“We did some research about him,” Bighorns coach Joel Abelson told CK on this week’s Cowbell Kingdom Podcast. “Ty Ellis, on my staff, knows (Iowa State head coach) Fred Hoiberg really well and he coached (White) in college and he said just treat him like a normal guy.

“It’s not fair to us and to our players to cater everything around anybody,” Abelson added. “Nobody’s bigger than our team. He’ll be treated like anybody else and I think he’ll flourish and he’ll do very well.”


This is an excellent thing for the player, since it almost always leads to being picked up for the rest of the season, almost always with playoff teams, which almost always means playoff money.

First, the Heat re-signed DeAndre Liggins.





Dan Malone is in his fourth year as a journalism student at the University of King’s College in Halifax, Nova Scotia, and spent last summer as a features intern at the Cape Cod Times. He blogs, edits and learns things on the fly for Sheridan Hoops. Follow him on Twitter.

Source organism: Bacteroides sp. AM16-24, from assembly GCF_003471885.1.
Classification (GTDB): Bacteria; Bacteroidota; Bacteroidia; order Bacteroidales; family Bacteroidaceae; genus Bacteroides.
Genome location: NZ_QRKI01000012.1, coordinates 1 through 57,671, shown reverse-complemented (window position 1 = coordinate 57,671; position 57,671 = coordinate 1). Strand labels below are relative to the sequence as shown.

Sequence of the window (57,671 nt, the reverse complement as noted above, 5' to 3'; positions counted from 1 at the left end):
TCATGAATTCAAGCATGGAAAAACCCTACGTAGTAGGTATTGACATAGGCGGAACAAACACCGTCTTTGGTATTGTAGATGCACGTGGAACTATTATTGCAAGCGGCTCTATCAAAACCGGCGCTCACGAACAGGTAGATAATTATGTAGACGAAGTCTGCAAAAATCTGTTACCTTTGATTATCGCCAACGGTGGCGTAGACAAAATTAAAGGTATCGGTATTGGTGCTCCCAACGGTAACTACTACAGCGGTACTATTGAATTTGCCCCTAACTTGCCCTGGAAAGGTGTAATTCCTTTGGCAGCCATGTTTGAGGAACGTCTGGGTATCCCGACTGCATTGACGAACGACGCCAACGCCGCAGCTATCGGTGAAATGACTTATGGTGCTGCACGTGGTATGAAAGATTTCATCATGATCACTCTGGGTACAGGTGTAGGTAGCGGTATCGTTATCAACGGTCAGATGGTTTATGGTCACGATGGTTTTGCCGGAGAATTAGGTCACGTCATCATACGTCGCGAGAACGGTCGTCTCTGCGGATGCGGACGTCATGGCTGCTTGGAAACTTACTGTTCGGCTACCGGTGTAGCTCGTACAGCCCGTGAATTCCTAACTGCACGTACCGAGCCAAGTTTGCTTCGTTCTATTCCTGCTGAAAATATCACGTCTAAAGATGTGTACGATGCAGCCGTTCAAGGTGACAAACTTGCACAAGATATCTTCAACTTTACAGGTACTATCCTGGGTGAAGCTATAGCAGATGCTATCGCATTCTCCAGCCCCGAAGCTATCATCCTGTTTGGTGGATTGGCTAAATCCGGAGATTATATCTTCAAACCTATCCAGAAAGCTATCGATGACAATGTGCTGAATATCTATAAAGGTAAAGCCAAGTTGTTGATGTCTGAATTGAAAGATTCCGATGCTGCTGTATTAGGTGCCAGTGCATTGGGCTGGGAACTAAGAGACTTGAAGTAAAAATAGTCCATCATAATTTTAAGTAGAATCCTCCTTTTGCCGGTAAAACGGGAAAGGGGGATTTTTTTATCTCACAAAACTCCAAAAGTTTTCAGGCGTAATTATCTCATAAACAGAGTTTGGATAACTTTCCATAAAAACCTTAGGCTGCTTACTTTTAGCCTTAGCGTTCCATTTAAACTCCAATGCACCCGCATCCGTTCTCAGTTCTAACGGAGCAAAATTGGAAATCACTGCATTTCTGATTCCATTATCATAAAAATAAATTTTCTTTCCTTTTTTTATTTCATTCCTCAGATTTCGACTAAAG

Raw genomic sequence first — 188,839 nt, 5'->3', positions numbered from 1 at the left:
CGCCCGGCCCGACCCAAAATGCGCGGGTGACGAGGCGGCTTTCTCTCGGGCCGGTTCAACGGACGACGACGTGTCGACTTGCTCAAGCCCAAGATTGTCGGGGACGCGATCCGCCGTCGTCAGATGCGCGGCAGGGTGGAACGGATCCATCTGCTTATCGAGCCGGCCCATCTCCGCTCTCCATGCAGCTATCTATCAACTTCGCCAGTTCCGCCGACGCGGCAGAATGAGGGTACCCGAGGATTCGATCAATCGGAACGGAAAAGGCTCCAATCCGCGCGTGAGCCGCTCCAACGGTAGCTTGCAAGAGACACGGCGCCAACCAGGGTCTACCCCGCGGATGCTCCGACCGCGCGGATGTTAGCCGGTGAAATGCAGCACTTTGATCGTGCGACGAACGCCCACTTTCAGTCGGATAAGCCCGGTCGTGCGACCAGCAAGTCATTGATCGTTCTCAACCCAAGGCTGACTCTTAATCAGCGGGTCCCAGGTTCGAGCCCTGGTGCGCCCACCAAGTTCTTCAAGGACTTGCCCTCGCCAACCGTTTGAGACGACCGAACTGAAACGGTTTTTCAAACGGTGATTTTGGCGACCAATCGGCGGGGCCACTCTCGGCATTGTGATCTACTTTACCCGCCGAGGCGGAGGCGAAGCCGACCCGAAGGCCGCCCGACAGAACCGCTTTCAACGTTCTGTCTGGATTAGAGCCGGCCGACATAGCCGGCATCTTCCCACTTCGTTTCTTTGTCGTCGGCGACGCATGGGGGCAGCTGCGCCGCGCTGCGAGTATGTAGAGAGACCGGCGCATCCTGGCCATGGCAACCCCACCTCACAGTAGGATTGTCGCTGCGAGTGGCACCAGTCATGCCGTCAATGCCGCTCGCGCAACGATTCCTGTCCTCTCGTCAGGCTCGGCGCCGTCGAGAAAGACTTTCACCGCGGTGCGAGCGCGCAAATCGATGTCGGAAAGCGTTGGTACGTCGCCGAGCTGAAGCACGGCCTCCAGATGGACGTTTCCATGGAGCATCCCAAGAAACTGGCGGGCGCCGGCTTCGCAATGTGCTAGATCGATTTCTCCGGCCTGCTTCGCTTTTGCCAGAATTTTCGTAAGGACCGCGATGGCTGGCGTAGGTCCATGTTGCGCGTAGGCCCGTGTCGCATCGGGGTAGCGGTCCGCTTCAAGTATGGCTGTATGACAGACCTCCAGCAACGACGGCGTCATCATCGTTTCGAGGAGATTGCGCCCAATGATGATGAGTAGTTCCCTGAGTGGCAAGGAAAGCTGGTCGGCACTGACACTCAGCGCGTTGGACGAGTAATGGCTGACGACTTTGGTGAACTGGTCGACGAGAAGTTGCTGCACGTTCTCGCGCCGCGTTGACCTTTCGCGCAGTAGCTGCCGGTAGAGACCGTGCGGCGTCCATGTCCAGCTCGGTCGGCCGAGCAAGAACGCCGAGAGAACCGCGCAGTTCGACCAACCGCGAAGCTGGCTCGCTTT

February Free Agency Update: Clippers, Spurs in mix on Granger; Butler, Fredette eyed by playoff teams

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February’s buyout season is becoming more interesting than the trade deadline itself.

There’s a case to be made that the goings-on surrounding Danny Granger, Caron Butler, Jimmer Fredette and others could make a bigger impact than all those moves made one week ago.

With Granger, Butler and now Jimmer Fredette (as the Kings announced) officially bought out and ancillary players like Beno Udrih, Earl Clark and Shannon Brown finding new teams, it’s time to really ramp up the races for players who could make their marks on the playoff chase.

This is the last week for contenders to shore up their playoff  rosters with NBA players for a run they hope will last into June. It is becoming known as February Free Agency.